Another embodiment of the invention relates to the use of the PMCA inhibitor, caloxin 2a1 (Holmes, M. E. et al., (2003), Cell Calcium 33, 241-245; Chaudary, J. et al., (2001), Am. J. Physiol. Cell Physiol. 280, C1027-1030).

Caloxin 2a1, a polypeptide with the amino acid sequence VSNSNWPSFPSSGGG, acts in an extracellular manner with respect to PMCA. It was possible to show in vitro that this oligopeptide binds extra-cellularly to PMCA and has an inhibitory influence on the function of the PMCA.

In a preferred embodiment of the invention, derivatives of caloxin 2a1 are used to inhibit sperm mobility. In this respect, the expression “Variants of Caloxin 2a1” describes chemically modified variants of the peptide, i.e. also including cyclic and all other derivatives. The amino acids comprising the peptide caloxin 2a1 provide a variety of opportunities for chemical modification, e.g. the OH groups of the numerous serine (S) or the amide groups of the two asparagine residues (N) represent suitable starting points for modulating the affinity of the peptide, through which the binding affinity to PMCA4 can also be modulated, thereby influencing and intensifying the inhibitory properties on the PMCA4 on a sperm cell.

Variants of caloxin 2a1 also comprise the insertion, deletion and substitution variants of the amino-acid sequence of the polypeptide. In this respect, insertion variants include amino- and/or carboxyl-terminal fusions as well as insertions of single or multiple amino-acid residues within the sequence. Typically, an insertion variant comprises an addition of 1-14, preferably of 1-7 amino-acids to the amino-acid sequence of caloxin 2a1. Deletion variants are characterized by the removal of one or more amino-acid residues from the caloxin 2a1 oligopeptide. Typically, not more than 2-6 residues are deleted. Substitution variants characterize those variants in which at least one amino-acid of the caloxin 2a1 sequence has been removed and exchanged for a different amino-acid. In general, amino-acids are exchanged for amino-acids with similar properties regarding hydrophobicity, electro-negativity, side-chains and the like. Typically, the variants demonstrate the same properties as unmodified caloxin 2a1.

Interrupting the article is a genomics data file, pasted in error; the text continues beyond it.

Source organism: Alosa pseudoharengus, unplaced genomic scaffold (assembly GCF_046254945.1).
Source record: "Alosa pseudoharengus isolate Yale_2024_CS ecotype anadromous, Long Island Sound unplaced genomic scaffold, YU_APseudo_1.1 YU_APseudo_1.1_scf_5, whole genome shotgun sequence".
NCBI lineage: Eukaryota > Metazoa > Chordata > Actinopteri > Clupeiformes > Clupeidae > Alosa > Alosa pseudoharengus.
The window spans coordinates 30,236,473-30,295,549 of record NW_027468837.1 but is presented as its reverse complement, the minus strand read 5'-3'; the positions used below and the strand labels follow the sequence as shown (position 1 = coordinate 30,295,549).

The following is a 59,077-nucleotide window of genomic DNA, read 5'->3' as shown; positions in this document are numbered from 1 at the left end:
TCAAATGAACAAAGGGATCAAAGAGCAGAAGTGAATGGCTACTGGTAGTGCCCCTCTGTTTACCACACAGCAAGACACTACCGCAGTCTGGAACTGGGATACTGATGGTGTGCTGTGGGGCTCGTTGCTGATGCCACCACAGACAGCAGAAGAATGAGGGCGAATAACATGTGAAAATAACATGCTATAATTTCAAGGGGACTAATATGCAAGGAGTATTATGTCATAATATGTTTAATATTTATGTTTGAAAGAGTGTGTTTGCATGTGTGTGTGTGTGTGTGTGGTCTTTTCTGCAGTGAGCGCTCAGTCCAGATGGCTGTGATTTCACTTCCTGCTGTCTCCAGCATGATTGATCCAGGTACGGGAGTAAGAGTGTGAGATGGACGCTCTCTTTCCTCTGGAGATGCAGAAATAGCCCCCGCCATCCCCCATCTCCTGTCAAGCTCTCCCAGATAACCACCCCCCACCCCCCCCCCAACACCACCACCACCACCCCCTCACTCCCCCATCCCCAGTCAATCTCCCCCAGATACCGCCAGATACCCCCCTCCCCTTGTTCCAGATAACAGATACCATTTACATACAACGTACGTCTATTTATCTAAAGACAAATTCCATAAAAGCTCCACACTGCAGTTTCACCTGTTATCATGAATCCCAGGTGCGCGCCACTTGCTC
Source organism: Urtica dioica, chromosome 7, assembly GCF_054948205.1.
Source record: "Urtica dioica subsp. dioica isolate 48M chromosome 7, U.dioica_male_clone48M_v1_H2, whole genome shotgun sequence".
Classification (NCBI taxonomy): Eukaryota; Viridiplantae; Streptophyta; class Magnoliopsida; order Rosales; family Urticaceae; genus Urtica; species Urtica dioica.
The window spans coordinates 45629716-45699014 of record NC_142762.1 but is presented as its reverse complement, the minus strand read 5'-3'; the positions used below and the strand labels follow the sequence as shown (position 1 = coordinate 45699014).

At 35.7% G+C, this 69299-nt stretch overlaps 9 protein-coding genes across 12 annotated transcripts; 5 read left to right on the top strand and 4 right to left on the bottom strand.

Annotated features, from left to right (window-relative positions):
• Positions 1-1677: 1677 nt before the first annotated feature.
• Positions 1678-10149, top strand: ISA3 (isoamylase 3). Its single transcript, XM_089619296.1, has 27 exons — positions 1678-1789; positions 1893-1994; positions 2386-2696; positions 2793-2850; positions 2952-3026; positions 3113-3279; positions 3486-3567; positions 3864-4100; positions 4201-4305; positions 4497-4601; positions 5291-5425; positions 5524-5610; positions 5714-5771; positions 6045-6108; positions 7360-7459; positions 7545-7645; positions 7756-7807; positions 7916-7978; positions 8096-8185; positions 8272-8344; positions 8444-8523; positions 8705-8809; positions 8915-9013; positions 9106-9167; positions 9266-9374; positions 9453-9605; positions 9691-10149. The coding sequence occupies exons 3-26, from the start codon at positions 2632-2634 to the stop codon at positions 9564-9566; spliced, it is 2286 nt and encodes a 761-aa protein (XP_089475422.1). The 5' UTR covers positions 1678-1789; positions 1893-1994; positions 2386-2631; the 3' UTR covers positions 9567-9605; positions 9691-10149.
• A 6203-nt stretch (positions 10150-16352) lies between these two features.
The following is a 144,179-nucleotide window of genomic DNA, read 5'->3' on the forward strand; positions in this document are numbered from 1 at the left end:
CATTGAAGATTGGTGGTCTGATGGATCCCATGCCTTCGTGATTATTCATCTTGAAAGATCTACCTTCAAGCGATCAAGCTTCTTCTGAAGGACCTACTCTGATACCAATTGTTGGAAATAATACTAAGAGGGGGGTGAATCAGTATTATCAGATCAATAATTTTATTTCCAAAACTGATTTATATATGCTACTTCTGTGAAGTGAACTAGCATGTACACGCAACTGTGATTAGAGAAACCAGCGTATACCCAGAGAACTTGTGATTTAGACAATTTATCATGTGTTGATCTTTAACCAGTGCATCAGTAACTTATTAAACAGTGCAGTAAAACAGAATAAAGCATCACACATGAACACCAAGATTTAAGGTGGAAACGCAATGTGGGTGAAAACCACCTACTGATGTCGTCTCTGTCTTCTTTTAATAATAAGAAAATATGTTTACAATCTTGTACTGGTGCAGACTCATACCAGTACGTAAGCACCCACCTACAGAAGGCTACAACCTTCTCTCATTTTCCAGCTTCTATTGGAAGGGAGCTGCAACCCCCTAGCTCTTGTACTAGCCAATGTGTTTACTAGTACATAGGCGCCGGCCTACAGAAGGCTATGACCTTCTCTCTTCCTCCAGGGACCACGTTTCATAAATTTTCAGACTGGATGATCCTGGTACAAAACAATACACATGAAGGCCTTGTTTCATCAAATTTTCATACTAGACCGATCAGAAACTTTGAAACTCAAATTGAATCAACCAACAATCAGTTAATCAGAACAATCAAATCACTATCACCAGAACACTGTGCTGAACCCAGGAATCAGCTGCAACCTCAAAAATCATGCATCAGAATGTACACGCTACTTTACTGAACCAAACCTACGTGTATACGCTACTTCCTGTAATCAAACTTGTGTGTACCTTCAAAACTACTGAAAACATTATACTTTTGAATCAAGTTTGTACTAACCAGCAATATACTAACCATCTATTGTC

In another embodiment, the invention is aimed at the use of the PMCA inhibitor spermin (Palacios, J. et al., (2003), Biochem. Biophys. Acta 1611, 197-203), a poly-cation, to inhibit sperm mobility. In a preferred embodiment, the invention is aimed at the use of the spermin derivatives, including spermin dihydrate and spermin tetrahydrochloride.

All three starting point substances offer a variety of possibilities for chemical modification in order to modulate and intensify the inhibitory properties relating to the binding affinity of PMCA.

All chemical modifications of the disclosed inhibitors are conceivable, providing that the inhibitory effect of the inhibitor derivatives on the mobility of sperm is still maintained. The mobility of the sperm is determined and described in Example 3.

The PMCA inhibitors can be administered in a variety of ways. In one embodiment of the invention, the inhibitors are administered orally, parenterally, as a coating on mechanical contraceptives, or in the form of a cream, gel or oil. In this regard, the coating of, for example, condoms or other mechanical contraceptives with PMCA inhibitors is especially preferred.

The duration of administration of the PMCA inhibitors is adjustable. One embodiment of the invention is aimed at using the inhibitors for single-use contraception. However, the inhibitors can also be administered repeatedly or chronically. The dosage of the PMCA inhibitors can easily be determined by the person skilled in the art by using methods known in the state of the art.

The inhibitors can be administered to a mammal, preferably a human. In a preferred embodiment, a PMCA inhibitor is administered to a human male. Therefore, the administration of the PMCA inhibitor to the human male for contraception is based on a completely novel principle as described herein. The physiological effect does not intervene in the development of the sperm and therefore it also does not have the side-effects of known hormone preparations for men, such as permanent infertility, “feminization” of the body and other undesirable side-effects.

In another preferred embodiment, a PMCA inhibitor is administered to a woman. When PMCA inhibitors accumulate in the mucus of the uterine cervix or in the uterus, the mobility of the sperm is immediately inhibited as soon as it enters the vaginal area, and therefore, a contraceptive effect is achieved.

Preferably, a PMCA inhibitor is administered both to a man and to a woman, in order to achieve the maximum possible contraceptive effect.

Furthermore, the invention is also aimed at a contraceptive containing a PMCA inhibitor in combination with a pharmaceutically acceptable carrier. In one preferred embodiment, the contraceptive contains not just one PMCA inhibitor but a combination of at least two PMCA inhibitors in combination with a pharmaceutically acceptable carrier.

Known solid or liquid carriers or diluents and the pharmaceutical-technical auxiliary substances that are customary are suitable as a pharmaceutically acceptable carrier at a dosage appropriate to the required type of application.

Contraceptives according to the invention can also be used in combination with conventional contraceptives to yield other contraceptive compositions. In this respect, the conventional contraceptive can be chosen from the group consisting of condoms, diaphragms, contraceptive foam, etc.

Thus, for example, a contraceptive according to the invention can be used to coat a condom in order to obtain a improved conventional contraceptive having improved contraceptive effectiveness. If sperm are brought into contact with contraceptives coated in this manner, the sperm mobility is sharply inhibited and a contraceptive effect is achieved.